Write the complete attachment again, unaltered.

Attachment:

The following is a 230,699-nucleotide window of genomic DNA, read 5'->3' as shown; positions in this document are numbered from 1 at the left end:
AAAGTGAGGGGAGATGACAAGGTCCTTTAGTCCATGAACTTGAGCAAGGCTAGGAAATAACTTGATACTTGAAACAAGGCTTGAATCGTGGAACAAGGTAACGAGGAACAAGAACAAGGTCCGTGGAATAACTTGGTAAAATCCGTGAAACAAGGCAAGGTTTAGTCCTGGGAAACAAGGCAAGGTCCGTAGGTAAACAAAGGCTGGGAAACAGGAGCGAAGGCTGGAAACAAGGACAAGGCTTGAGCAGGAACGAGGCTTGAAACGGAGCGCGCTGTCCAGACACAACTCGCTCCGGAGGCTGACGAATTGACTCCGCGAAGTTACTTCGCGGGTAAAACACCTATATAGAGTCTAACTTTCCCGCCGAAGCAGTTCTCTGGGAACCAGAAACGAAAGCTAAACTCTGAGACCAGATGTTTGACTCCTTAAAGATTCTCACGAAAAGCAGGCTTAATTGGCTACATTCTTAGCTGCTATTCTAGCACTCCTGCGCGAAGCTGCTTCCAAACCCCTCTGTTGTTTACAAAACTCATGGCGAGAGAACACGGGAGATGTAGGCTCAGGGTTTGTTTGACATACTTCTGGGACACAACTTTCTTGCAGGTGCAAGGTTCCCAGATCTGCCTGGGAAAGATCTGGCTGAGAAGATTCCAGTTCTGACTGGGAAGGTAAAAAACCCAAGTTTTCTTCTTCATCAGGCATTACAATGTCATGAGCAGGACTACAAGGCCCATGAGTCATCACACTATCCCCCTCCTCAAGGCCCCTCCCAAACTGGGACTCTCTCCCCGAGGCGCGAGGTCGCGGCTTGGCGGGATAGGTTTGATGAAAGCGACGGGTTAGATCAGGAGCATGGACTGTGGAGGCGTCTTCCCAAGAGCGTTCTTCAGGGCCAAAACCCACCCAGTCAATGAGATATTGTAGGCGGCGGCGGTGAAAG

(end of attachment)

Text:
The following is a 230,699-nucleotide window of genomic DNA, read 5'->3' as shown; positions in this document are numbered from 1 at the left end:
AAAGTGAGGGGAGATGACAAGGTCCTTTAGTCCATGAACTTGAGCAAGGCTAGGAAATAACTTGATACTTGAAACAAGGCTTGAATCGTGGAACAAGGTAACGAGGAACAAGAACAAGGTCCGTGGAATAACTTGGTAAAATCCGTGAAACAAGGCAAGGTTTAGTCCTGGGAAACAAGGCAAGGTCCGTAGGTAAACAAAGGCTGGGAAACAGGAGCGAAGGCTGGAAACAAGGACAAGGCTTGAGCAGGAACGAGGCTTGAAACGGAGCGCGCTGTCCAGACACAACTCGCTCCGGAGGCTGACGAATTGACTCCGCGAAGTTACTTCGCGGGTAAAACACCTATATAGAGTCTAACTTTCCCGCCGAAGCAGTTCTCTGGGAACCAGAAACGAAAGCTAAACTCTGAGACCAGATGTTTGACTCCTTAAAGATTCTCACGAAAAGCAGGCTTAATTGGCTACATTCTTAGCTGCTATTCTAGCACTCCTGCGCGAAGCTGCTTCCAAACCCCTCTGTTGTTTACAAAACTCATGGCGAGAGAACACGGGAGATGTAGGCTCAGGGTTTGTTTGACATACTTCTGGGACACAACTTTCTTGCAGGTGCAAGGTTCCCAGATCTGCCTGGGAAAGATCTGGCTGAGAAGATTCCAGTTCTGACTGGGAAGGTAAAAAACCCAAGTTTTCTTCTTCATCAGGCATTACAATGTCATGAGCAGGACTACAAGGCCCATGAGTCATCACACTATCCCCCTCCTCAAGGCCCCTCCCAAACTGGGACTCTCTCCCCGAGGCGCGAGGTCGCGGCTTGGCGGGATAGGTTTGATGAAAGCGACGGGTTAGATCAGGAGCATGGACTGTGGAGGCGTCTTCCCAAGAGCGTTCTTCAGGGCCAAAACCCACCCAGTCAATGAGATATTGTAGGCGGCGGCGGTGAAAG